Engines of Our Ingenuity

No. 648:
TWO VISIONS OF AVIATION

by John H. Lienhard

Click here for audio of Episode 648.

Today, two founders of flight struggle to understand it. The University of Houston's College of Engineering presents this series about the machines that make our civilization run, and the people whose ingenuity created them.

The magazine Aviation Week began in 1916 as Aviation and Aeronautical Engineering. Old issues remind us how the drama of flight first unfolded.

In 1919 Orville Wright wrote "The Future of Civil Flying." Wright was frankly puzzled. Years before, that old bicycle-maker had said the purpose of flight would be sport. For him, civil flying wasn't so much moving passengers as it was play.

He acknowledged that you can get from Dayton to New York four times faster by plane than by train. But that's not safe, because you pass over mountains. You can't make emergency landings. Maybe the government would eventually build landing strips in the mountains. Still, he saw intercity flight as a private matter more than a commercial one.

The most important need, Wright says, is for airplanes with slow landing speeds. After all, the length of a landing strip rises as the square of the landing speed. If we can cut landing speeds to 30 miles an hour, we'll be able to fly far more safely. Then flight will take its place as a widespread sport.

Two years later -- in 1921 -- we see a photo of the giant Italian seaplane, the Caprioni-60. Its six wings and eight engines carry 100 passengers in a lumbering 80-mile-an-hour flight. Its range is 400 miles, and it lands on water.

By 1931 commercial flight is an established fact. Now Amelia Earhart writes as Vice President of Luddington Airlines. They've already flown over a half-million passenger miles between New York and Washington.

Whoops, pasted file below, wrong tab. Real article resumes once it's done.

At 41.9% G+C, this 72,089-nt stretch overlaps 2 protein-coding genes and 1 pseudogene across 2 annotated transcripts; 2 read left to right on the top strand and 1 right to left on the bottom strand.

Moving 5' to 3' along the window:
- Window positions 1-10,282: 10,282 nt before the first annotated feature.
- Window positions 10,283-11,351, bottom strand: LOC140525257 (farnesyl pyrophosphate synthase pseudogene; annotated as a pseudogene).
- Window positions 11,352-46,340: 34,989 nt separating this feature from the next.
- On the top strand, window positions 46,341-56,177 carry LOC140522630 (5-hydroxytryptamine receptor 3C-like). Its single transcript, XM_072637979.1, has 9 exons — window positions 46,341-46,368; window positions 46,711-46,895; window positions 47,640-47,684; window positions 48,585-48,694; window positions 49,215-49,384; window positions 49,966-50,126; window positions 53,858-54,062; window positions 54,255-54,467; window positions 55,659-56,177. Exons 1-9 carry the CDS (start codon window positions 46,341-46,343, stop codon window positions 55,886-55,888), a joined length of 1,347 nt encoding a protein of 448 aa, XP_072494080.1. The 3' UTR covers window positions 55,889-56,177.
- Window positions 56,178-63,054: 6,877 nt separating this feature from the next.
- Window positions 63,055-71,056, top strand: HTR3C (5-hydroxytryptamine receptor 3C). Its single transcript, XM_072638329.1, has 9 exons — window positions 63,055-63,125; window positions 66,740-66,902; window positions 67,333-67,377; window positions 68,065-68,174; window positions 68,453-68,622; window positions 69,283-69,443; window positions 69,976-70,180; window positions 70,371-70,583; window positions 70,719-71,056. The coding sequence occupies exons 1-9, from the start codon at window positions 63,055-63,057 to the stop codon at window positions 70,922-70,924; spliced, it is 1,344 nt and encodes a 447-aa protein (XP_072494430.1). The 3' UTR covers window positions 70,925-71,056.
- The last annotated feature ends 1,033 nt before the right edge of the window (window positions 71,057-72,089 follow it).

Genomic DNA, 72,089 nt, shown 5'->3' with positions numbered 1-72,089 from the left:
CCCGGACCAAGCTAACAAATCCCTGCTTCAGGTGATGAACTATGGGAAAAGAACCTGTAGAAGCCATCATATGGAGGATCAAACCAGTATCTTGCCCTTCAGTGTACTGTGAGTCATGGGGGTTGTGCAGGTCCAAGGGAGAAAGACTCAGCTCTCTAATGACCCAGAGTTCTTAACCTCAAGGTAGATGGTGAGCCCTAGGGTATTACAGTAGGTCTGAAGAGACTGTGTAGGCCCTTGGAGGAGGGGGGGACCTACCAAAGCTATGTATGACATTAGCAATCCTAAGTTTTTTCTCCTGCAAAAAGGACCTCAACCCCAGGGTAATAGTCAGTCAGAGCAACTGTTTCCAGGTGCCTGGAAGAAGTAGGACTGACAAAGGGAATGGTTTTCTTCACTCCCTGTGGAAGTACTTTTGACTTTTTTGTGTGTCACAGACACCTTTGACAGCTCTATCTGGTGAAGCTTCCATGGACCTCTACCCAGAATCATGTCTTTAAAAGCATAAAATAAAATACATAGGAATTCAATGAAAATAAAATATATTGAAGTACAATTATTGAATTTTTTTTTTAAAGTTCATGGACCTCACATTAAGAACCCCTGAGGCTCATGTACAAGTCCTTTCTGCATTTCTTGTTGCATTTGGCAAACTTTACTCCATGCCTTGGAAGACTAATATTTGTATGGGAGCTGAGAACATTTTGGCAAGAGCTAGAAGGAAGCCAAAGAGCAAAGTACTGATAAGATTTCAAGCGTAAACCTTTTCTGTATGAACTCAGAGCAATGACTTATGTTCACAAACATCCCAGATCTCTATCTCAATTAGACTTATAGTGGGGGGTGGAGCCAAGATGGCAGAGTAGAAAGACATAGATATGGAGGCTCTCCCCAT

It's only 12 years since Wright's piece. But her message is much different. Airlines must figure out how to keep their schedules. They'll have to learn to manage ticket sales in a world without computers. And they'll have to keep the price down.

She brushes off the pernicious problem of air-sickness. It afflicts only five percent of travelers. More women suffer than men, but they're more stoic about it.

There's a fundamental difference between Wilbur Wright and Amelia Earhart. Wright was still reading a crystal ball. And he still reflected his dreams as an inventor. Earhart was a user of the airplane. Her dream was to extend the invention. She let the machine work through her to define itself. Of course she was the more accurate of the two.

Orville Wright outlived Amelia Earhart. She gave herself over to the machine he'd invented until she vanished in the Pacific. Wright had shaped the airplane. She was more accurate just because she let the airplane shape her -- and us as well.

I'm John Lienhard, at the University of Houston, where we're interested in the way inventive minds work.

(Theme music)


Wright, O. The Future of Civil Flying; Earhart, A., Putting Air Travel into Mass Production; and other reprinted material from older issues of Aviation Week and Space Technology, Vol. 135, No. 6, August 12, 1991. See especially p. 61 and pp. 108-111.

Angelucci, E., World Encyclopedia of Civil Aircraft (English Language Edition). New York: Crown Publishers, Inc., 1982. See especially p. 100.

For more on Wilbur Wright's attitudes toward flight, see Episode 302. For more on Earhart see Episode 1057. For Lindbergh see Episode 1062.


The Engines of Our Ingenuity is Copyright © 1988-1997 by John H. Lienhard.

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